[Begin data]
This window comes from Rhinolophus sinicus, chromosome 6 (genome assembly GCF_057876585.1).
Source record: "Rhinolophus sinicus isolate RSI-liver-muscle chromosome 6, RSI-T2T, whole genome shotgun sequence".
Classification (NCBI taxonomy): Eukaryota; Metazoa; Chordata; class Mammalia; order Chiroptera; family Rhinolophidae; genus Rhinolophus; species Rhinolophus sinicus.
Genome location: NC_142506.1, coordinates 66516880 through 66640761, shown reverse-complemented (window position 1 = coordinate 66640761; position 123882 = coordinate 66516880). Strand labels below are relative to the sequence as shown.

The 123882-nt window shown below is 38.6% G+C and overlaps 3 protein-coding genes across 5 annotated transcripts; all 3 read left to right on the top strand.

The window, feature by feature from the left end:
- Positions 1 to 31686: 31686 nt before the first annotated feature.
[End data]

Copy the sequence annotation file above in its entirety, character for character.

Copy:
This window comes from Rhinolophus sinicus, chromosome 6 (genome assembly GCF_057876585.1).
Source record: "Rhinolophus sinicus isolate RSI-liver-muscle chromosome 6, RSI-T2T, whole genome shotgun sequence".
Classification (NCBI taxonomy): Eukaryota; Metazoa; Chordata; class Mammalia; order Chiroptera; family Rhinolophidae; genus Rhinolophus; species Rhinolophus sinicus.
Genome location: NC_142506.1, coordinates 66516880 through 66640761, shown reverse-complemented (window position 1 = coordinate 66640761; position 123882 = coordinate 66516880). Strand labels below are relative to the sequence as shown.

The 123882-nt window shown below is 38.6% G+C and overlaps 3 protein-coding genes across 5 annotated transcripts; all 3 read left to right on the top strand.

The window, feature by feature from the left end:
- Positions 1 to 31686: 31686 nt before the first annotated feature.